Cops, Cutbacks and Crime

It’s clear that more police, strategically deployed, reduce crime. Cities that are cutting their police forces are risking more than public safety.
by | August 29, 2012
 

John Buntin wrote a fascinating piece in Governing's July issue about Cathy Lanier, Washington, D.C's chief of police. Her personal story is compelling, and her approach to policing is clearly innovative and working well. The District has had a huge economic resurgence that is due in no small part to the fact that its crime rate -- especially homicides -- has fallen dramatically, down 42 percent in just the past three years. But another number in Buntin's article caught my eye as well. He describes "all hands on deck," Lanier's "annual early summer effort to deploy her 4,500-member police force in high-crime areas across the city."

That's a lot of police officers. At 65.56 per 10,000 residents, Washington's police force is nearly half again as large on a per-capita basis as Chicago's (44.17), Philadelphia's (43.21) and New York City's (41.77).

Don't get me wrong. I think this is a good thing. In my opinion, we're in the middle of a controlled experiment to see whether more police and more proactive policing reduce crime -- or, conversely, whether less of both leads to more crime. Many cities across the country -- especially small and mid-size ones -- are experiencing sharp increases in homicides after more than a decade of decreases. Many of these cities have had to reduce the size of their police forces in the face of budget constraints.

Modern policing methods, begun under the mantle of the "broken windows" theory and pioneered by Bill Bratton when he was New York City's police commissioner, are tilted toward police being proactive -- working to prevent crime rather than just reacting after the fact. Using data on outputs and outcomes, Bratton focused on holding officers responsible for results and on reducing fear of crime in the community. Lanier is extending Bratton's ideas and theories by working to make her officers more connected to the community, but these methods require a large police force deployed in high-crime areas.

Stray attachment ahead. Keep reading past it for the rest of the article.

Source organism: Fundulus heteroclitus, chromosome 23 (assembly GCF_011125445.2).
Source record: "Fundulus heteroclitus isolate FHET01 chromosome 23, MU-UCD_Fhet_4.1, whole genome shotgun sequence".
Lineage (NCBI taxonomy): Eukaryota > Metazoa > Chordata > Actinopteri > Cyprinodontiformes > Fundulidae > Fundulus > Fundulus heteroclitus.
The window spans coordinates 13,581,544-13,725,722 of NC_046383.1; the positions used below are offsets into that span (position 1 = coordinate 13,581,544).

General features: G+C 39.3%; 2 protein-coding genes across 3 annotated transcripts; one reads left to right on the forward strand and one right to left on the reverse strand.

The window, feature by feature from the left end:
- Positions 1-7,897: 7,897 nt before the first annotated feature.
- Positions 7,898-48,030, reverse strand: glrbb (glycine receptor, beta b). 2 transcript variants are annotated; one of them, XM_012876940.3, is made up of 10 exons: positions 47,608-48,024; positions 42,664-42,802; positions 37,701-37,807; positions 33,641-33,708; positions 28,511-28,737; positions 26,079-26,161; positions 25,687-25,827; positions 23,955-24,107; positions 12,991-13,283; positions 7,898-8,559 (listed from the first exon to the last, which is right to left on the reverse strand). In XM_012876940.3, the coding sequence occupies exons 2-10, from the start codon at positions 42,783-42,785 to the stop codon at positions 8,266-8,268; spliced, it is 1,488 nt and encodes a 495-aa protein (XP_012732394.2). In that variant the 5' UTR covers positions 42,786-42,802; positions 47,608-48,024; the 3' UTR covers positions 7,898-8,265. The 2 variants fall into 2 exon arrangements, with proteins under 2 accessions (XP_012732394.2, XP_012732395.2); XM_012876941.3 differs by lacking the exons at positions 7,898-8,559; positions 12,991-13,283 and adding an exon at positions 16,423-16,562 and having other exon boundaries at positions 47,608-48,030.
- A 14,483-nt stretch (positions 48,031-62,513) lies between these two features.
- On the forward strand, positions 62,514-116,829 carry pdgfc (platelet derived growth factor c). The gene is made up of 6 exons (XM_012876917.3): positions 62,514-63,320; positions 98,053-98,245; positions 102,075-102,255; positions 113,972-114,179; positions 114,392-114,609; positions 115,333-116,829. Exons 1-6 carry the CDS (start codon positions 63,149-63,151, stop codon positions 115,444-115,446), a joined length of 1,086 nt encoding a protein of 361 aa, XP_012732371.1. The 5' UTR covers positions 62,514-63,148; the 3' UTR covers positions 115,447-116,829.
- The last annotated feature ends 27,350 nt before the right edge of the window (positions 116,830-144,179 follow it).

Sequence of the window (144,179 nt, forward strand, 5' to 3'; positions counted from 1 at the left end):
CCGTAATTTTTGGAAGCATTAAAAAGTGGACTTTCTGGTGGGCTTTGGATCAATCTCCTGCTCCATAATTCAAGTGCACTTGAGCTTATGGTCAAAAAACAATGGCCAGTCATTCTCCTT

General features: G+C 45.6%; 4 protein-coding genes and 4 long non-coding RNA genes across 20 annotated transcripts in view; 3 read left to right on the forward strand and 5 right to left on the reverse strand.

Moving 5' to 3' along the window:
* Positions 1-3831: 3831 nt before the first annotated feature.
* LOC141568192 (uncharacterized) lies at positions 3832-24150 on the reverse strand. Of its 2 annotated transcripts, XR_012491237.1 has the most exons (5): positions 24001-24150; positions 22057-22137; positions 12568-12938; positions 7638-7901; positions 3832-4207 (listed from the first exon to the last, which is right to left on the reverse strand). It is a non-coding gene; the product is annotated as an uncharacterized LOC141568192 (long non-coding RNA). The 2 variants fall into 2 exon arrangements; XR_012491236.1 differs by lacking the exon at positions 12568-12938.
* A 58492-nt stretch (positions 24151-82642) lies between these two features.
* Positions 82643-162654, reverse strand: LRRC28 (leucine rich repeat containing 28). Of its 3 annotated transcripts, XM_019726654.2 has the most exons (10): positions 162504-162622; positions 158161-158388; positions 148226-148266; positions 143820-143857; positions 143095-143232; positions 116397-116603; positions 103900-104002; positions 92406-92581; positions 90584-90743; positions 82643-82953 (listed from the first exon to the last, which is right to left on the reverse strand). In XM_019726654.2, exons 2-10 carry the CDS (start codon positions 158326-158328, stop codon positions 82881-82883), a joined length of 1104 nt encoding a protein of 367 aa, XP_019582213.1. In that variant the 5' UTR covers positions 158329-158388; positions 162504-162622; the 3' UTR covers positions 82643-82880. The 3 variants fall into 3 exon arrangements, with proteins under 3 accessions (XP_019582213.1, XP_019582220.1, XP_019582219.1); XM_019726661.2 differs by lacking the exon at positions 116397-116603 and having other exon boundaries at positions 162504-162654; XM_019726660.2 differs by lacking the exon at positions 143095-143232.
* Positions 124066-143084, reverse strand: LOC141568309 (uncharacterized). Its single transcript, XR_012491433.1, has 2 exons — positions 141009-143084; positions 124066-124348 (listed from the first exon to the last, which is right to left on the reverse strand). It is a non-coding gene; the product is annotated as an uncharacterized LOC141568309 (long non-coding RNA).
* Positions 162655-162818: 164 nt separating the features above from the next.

A recent New York Times article related a story about when Martin O'Malley, now governor of Maryland, was preparing to become mayor of Baltimore in 1999. He and Jack Maple, who was the architect of the CompStat system of data-driven policing used by Bratton in New York City, were driving around East Baltimore. "They were playing a favorite game of Maple's - spot the cop," recounted Michael Enright, O'Malley's first deputy mayor. Maple "liked to see how present police officers were in the most violent parts of the city. It was extraordinary how few cops you see, how long it would take to see a uniformed presence."

A city's crime rate involves any number of complex factors, ranging from employment to racial diversity. Public officials can't directly affect many of those factors. But they can control the number of police officers their city employs and the strategies those officers use. Various studies have shown that putting more police on the streets does indeed reduce crime. For example, a 2005 study of crime in Washington, D.C., during periods of heightened terror levels -- when officers work extra hours and "surge" into the U.S. Capitol area -- found that street crime dropped not only around the National Mall but throughout the city.

Mayors and community leaders across the country are looking at the success that Chief Lanier has had in Washington. Here's the lesson they should draw: Yes, times are tough and budgets are tight, but more cops, better managed, equals less crime.

Data

The following table shows the number of total full-time law enforcement employees and officers per agency in 2010, as reported to the FBI's Uniform Crime Reporting Program. Columns on the right show the number of employees and officers per 10,000 residents. The most populous 100 localities reporting data are listed.

Mark Funkhouser  |  Director, GOVERNING Institute
mfunkhouser@governing.com

Join the Discussion

After you comment, click Post. You can enter an anonymous Display Name or connect to a social profile.

More from Management & Labor